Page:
Mon, 18 January 2016
U.S. Demands Global Respect, But Disrespects Its Own Black Citizens
President Obama’s polices, “both foreign and domestic, are the same as any leader of the Empire,” said South Carolina activist and author Kevin Alexander Gray, editor of Killing Trayvons: An Anthology of American Violence. U.S. corporate media “cried” about Iran forcing U.S. sailors to put their hands up, but the sailors “were given a greater amount of deference and respect than Tamir Rice got from the police, and that Michael Brown got from the police,” said Gray. “It seemed that Iran respected America’s sailors’ rights more than America and American police departments respect the rights of Black people” in the U.S.
Obama Most Aggressive Imperial President
Over the last seven years, Barack Obama has “asserted imperialist power more than any other president,” said Black Agenda Report senior columnist Margaret Kimberley. “Reagan tried to kill [Libyan leader Muammar] Gaddafi, but then said, Oh, never mind; Obama actually did it,” said Kimberley. “Other presidents thought about trying to take out the Syrian president, but it was the Democrat, Obama, who tried to make that a reality.” Obama has “left no stone unturned in attacking the rest of the world.”
Obama Set Venezuela Up for Subversion
The “deceptive nature of President Obama” fooled lots of world leaders into thinking his tenure would be different, said Cynthia McKinney, the former six-term congresswoman from Georgia and 2008 Green Party presidential candidate. “During the campaign, candidate Obama was Abraham Lincoln, he was Franklin Roosevelt, he was John Kennedy, he was Martin Luther King Jr., he was all of those personalities we revere,” said McKinney, whose PhD dissertation was on the late Venezuelan leader Hugo Chavez. “I think the openness with which people received President Obama was abused, and allowed the nefarious polices” of U.S. subversion of Venezuela’s government.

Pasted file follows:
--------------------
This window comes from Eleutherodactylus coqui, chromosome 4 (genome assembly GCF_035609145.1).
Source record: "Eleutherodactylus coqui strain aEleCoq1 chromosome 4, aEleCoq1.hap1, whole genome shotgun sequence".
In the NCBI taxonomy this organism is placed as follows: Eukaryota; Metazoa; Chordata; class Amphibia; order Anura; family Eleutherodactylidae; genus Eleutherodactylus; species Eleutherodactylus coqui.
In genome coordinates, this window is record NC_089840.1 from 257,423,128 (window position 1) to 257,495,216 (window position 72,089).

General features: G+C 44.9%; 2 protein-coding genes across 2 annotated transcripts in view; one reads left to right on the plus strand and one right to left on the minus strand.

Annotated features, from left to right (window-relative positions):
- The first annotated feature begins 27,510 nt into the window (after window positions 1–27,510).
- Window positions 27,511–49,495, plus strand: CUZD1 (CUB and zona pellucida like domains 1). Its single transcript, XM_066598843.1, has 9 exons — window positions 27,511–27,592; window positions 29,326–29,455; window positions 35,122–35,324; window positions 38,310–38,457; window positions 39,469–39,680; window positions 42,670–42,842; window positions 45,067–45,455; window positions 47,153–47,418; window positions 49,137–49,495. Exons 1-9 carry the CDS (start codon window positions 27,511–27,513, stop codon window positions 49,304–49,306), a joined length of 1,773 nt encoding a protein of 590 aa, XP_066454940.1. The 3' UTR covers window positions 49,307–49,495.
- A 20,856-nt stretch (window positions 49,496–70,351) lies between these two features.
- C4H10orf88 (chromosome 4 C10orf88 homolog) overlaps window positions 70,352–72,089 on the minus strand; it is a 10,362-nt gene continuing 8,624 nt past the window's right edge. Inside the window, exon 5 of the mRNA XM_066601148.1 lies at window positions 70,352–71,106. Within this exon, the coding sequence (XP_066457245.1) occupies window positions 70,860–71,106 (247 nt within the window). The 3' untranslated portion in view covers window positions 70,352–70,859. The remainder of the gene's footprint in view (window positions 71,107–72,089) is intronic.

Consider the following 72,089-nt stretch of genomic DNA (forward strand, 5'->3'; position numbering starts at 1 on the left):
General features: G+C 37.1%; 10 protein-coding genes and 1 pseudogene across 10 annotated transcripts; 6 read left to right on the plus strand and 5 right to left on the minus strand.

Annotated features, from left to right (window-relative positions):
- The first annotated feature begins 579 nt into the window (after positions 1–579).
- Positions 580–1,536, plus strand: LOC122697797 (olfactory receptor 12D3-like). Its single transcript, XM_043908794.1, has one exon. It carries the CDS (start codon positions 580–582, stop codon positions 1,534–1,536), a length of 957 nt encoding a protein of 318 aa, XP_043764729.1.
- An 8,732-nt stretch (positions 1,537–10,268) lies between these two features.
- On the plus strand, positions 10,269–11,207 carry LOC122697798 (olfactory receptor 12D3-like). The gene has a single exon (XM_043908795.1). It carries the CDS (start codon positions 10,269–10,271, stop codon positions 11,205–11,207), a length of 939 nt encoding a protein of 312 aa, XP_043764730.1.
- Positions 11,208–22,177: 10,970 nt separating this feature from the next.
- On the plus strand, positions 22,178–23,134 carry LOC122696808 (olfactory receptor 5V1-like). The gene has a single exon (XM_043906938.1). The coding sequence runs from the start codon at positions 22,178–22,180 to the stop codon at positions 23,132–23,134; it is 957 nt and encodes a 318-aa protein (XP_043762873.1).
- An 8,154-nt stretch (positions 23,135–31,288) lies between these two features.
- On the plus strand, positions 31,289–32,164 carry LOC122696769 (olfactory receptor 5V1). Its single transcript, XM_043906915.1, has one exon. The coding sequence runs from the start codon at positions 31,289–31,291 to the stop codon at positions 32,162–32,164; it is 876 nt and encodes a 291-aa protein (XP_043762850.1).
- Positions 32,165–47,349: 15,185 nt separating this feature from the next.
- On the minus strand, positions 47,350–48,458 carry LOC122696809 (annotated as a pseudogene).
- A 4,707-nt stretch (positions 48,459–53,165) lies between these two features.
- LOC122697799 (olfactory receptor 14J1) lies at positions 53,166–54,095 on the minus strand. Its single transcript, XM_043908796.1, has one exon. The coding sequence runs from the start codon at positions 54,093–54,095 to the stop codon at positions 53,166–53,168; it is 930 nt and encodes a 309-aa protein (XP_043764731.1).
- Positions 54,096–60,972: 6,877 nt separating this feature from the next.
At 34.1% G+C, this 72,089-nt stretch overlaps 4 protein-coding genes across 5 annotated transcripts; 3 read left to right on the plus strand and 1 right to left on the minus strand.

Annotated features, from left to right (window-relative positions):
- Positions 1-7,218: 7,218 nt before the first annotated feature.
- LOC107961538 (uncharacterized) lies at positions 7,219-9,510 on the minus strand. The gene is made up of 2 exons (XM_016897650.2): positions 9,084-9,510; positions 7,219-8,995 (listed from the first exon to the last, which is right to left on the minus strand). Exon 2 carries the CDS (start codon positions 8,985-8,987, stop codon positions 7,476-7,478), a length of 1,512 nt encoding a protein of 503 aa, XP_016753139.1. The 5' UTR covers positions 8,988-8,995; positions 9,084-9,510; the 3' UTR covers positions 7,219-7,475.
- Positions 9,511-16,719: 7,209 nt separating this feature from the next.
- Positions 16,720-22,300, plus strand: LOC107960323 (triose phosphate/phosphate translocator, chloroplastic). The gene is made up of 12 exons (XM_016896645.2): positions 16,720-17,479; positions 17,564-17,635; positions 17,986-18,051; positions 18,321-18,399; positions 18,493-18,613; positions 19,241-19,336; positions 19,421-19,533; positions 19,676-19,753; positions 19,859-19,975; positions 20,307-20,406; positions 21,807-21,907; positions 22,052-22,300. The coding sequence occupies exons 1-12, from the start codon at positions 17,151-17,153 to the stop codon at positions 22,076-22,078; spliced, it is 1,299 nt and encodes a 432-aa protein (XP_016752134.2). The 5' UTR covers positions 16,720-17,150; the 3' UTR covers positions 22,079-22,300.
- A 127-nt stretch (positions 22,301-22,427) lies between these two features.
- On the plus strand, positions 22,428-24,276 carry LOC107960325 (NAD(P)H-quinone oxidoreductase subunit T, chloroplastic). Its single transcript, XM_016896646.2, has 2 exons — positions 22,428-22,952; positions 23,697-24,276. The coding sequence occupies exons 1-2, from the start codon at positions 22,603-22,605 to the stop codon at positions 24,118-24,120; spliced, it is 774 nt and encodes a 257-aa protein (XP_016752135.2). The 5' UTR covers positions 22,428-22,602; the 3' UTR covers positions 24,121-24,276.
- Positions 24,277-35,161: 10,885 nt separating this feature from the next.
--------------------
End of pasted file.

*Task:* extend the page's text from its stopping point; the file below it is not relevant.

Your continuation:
Haitians Say No to Another Rigged Election
Another round of Haitian elections is scheduled for January 24, despite opposition from nearly everyone except the ruling party and its U.S. backers. Irregularities marred almost half the ballot sheets in the first round of elections. “It’s not just opposition politicians who are formally against this process, but also a wide range of human rights organizations, diaspora organizations, religious leaders, etc.,” said Jake Johnston, a researcher for the Washington-based Center for Economic and Policy Research.
U.S. Continues Legacy of Oppression in Congo
The United States is trying to influence upcoming elections in the Democratic Republic of Congo, luring student activists with offers of money. Washington is always up to no good in the Congo, according to Kambale Musavuli, of Friends of Congo. “The United States was the first country to recognize Congo as the personal property of [Belgian King] Leopold in the late 1800s,” said Musavuli. “The United States backed the killing of Patrice Lumumba, the first elected prime minister of the Congo. They supported a dictator who was imposed on the Congolese people for 32 years,” and “they supported an invasion of the Congo by Rwanda and Uganda that has taken the lives of millions of Congolese.”
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